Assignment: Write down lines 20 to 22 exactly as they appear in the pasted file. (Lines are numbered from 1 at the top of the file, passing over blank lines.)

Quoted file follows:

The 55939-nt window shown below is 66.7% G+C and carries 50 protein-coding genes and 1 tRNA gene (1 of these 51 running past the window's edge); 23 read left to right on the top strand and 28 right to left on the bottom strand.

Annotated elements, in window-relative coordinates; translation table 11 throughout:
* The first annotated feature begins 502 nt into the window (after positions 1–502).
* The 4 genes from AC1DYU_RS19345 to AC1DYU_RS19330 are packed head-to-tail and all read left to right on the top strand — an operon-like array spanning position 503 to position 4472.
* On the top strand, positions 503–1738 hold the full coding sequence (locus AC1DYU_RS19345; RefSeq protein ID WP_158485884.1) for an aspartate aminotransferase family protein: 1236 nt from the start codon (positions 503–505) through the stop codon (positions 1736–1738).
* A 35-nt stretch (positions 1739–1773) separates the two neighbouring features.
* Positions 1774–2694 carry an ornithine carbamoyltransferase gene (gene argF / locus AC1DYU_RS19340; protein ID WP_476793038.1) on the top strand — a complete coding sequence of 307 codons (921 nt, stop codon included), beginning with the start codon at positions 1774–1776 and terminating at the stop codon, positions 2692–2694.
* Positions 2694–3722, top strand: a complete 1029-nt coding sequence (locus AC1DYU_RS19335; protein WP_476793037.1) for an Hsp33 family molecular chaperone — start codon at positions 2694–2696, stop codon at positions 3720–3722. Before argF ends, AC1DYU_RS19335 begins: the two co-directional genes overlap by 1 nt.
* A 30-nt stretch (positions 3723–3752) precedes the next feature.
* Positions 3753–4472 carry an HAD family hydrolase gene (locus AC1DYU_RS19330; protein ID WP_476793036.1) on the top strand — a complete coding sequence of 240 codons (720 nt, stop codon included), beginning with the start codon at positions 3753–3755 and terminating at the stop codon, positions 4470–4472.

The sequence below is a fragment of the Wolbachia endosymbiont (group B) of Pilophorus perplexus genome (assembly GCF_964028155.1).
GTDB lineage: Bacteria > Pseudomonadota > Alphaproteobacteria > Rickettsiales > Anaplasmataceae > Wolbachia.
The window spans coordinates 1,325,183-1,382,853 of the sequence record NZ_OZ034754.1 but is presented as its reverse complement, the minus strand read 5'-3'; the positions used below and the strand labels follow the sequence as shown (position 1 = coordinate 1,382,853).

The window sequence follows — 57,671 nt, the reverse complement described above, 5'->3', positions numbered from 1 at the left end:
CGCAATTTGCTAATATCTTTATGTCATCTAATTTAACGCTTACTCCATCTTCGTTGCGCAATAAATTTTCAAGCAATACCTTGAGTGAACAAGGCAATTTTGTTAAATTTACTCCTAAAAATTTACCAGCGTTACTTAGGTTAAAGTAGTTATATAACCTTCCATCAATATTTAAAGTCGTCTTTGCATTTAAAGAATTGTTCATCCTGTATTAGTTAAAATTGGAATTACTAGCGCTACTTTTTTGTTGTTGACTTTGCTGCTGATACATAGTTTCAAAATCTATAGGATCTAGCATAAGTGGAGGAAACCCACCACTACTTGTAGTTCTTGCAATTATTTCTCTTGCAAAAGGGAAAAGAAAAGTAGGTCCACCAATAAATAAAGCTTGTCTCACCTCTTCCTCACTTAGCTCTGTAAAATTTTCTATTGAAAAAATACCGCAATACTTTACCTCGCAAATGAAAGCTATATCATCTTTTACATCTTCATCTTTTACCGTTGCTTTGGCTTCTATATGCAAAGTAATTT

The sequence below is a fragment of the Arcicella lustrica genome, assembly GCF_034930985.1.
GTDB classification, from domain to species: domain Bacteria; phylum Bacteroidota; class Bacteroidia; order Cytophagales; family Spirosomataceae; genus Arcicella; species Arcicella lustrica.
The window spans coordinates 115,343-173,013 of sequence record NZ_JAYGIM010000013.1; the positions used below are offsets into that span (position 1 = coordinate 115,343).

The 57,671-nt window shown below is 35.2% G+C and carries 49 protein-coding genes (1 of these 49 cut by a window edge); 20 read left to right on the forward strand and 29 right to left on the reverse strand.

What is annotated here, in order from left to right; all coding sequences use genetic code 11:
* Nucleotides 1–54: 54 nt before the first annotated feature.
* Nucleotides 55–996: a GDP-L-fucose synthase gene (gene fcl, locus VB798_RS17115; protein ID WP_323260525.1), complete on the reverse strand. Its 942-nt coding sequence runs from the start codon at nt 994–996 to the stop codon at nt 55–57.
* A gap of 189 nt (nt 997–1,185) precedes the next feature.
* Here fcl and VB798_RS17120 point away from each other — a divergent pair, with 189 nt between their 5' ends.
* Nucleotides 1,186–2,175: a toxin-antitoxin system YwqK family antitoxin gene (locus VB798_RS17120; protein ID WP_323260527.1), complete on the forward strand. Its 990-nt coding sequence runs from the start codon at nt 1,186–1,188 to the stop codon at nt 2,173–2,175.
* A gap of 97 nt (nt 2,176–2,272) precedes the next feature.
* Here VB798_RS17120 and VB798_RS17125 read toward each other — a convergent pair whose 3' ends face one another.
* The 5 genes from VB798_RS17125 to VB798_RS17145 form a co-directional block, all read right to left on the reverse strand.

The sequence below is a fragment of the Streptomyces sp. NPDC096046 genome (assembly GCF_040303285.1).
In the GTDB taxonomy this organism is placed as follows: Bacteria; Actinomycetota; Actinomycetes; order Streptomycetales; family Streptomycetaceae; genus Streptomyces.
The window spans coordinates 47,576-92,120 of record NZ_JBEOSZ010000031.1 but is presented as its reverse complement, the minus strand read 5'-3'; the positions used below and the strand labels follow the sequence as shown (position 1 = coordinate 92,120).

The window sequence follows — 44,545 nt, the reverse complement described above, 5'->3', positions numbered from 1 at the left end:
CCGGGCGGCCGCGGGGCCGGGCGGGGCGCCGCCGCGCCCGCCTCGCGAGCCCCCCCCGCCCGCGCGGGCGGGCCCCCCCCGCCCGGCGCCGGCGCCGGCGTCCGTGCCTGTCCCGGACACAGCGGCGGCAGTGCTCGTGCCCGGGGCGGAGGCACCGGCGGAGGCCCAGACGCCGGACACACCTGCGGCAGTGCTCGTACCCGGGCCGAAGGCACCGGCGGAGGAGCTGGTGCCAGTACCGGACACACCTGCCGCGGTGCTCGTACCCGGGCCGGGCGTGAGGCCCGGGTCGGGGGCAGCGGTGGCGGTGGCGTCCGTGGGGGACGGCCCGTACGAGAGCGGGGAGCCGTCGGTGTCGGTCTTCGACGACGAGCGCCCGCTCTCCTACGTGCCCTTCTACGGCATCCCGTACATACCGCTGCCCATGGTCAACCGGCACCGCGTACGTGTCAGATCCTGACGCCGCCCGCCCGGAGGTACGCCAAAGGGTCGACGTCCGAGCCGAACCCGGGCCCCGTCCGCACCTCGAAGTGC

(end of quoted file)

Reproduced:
What is annotated here, in order from left to right; all coding sequences use genetic code 11:
* Nucleotides 1–54: 54 nt before the first annotated feature.
* Nucleotides 55–996: a GDP-L-fucose synthase gene (gene fcl, locus VB798_RS17115; protein ID WP_323260525.1), complete on the reverse strand. Its 942-nt coding sequence runs from the start codon at nt 994–996 to the stop codon at nt 55–57.